There really is no right or wrong way to make Ikra. It does however vary by the location it originated from and as with many recipes it has morphed over time, being passed from one hand to another. I've seen recipes include carrots, zucchini, parsley and even jalapenos, but I have no idea how that came about. My Mom told me that this variation of eggplant caviar is distinctly "Southern." This is most likely again, due to the fact that my Babushka is from Odessa, Ukraine which is pretty far South for the former Soviet Union, highly Russian influenced area.
The Roasting of the Vegetables and Onion Caramelization is done simultaneously
Why is Caviar in the Name?
Eggplant caviar is like the poor man's caviar. No there is not actual caviar in it. As most Russian & Ukrainian recipes they originate from common folk who cook with what they have on hand. The "meat" of the eggplant is not pretty at all, it's actually quite ugly and colorless. When you finish preparing Ikra, the rich colors elevate the look. It looks like you prepared an expensive condiment. It screams, "Look at me, place me on a fine cracker or petite bread." Ok, maybe not, but to me it does.
I want to show it off and present it in a more fanciful way. After you put all that effort into your Ikra, it deserves a "stage," a pretty serving platter and guests to enjoy it. When you taste it, just pause to enjoy the deep flavors that sing in your mouth. Call me crazy, but that's how rich I think eggplant caviar tastes. Right up there with Beluga. Wink.
If you want to get really fancy, I just discovered these great little French toasts at the store when I was making this Ikra and it goes beautifully with this spread. They practically dissolve in your mouth when you bite into them. They're so good!! Also, As I mentioned above, Ikra is also great on little Pumpernickel toasts. A French baguette sliced up goes great as well.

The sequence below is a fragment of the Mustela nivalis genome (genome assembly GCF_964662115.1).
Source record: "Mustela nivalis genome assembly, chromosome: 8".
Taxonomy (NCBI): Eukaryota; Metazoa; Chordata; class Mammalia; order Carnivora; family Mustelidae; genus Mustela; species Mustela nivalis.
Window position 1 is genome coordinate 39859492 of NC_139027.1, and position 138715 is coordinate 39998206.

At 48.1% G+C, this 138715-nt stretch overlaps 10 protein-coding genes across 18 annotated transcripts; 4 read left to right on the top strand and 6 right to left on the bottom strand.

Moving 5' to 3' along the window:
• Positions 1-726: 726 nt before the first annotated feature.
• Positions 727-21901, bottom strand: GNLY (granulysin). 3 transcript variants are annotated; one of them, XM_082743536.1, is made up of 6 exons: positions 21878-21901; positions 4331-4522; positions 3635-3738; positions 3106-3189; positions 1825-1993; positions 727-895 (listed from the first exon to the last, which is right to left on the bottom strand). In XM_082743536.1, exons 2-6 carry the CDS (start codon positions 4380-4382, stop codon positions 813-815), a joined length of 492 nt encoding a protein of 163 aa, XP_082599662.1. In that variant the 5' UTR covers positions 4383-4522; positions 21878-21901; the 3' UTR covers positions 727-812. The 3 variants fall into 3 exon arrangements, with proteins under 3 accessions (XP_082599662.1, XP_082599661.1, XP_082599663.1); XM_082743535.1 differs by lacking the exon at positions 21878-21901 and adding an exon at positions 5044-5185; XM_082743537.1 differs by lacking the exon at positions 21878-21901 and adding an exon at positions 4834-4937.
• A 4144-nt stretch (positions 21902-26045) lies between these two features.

Ikra Main Ingredients
- Eggplants- Eggplants are the star of the dish here. Eggplants are meaty and flavorful. In Ikra, after roasting the eggplants, you just want to make sure you drain out the liquid really well as the liquid in the eggplant is a bit bitter and we want more sweetness than bitterness in Ikra.
- Sweet Peppers- Some Ikra recipes do not call for sweet peppers, but my family's recipes has always included them. The peppers give this recipe a nice subtle sweetness and complexity in flavor. After roasting and sweating them out, you need to peel them, then chop it up.
- Sweet Onion- The onions are sautéed in olive oil, low and slow while you are roasting the vegetables. The slow and low cook while stirring often caramelizes the onion giving it a sweet flavor for your Ikra.
- Garlic- Garlic is very important in the recipe. We love garlic and it's what gives this spread a little edge, a little bite that will excite your palate. My Babushka & Mom put raw garlic in it sometimes, but it's a bit harsh for some palates, so I just give the garlic a really quick, 30 second to 1 min cook at the end of cooking my onions. I suggest 4-5 large garlic cloves, pressed.
- Olive Oil- As my Babushka always said, use only your best Olive Oil for Ikra. Afterall, it is called, "caviar." I use a cold pressed extra virgin olive or any other Organic Italian olive oil for this recipe.
- Apple Cider Vinegar or Lemon Juice- Either of these will work great to give you the acidity needed to balance out this delicious condiment. You can use about 1-2 Tablespoons to taste.
- Ketchup- Yes, I know it sounds wild, but it's true. Both my Mom & Babushka always added ketchup to taste as a last step and it's great that way! I always try to use ketchup without HFCS though and organic, but that's just my preference.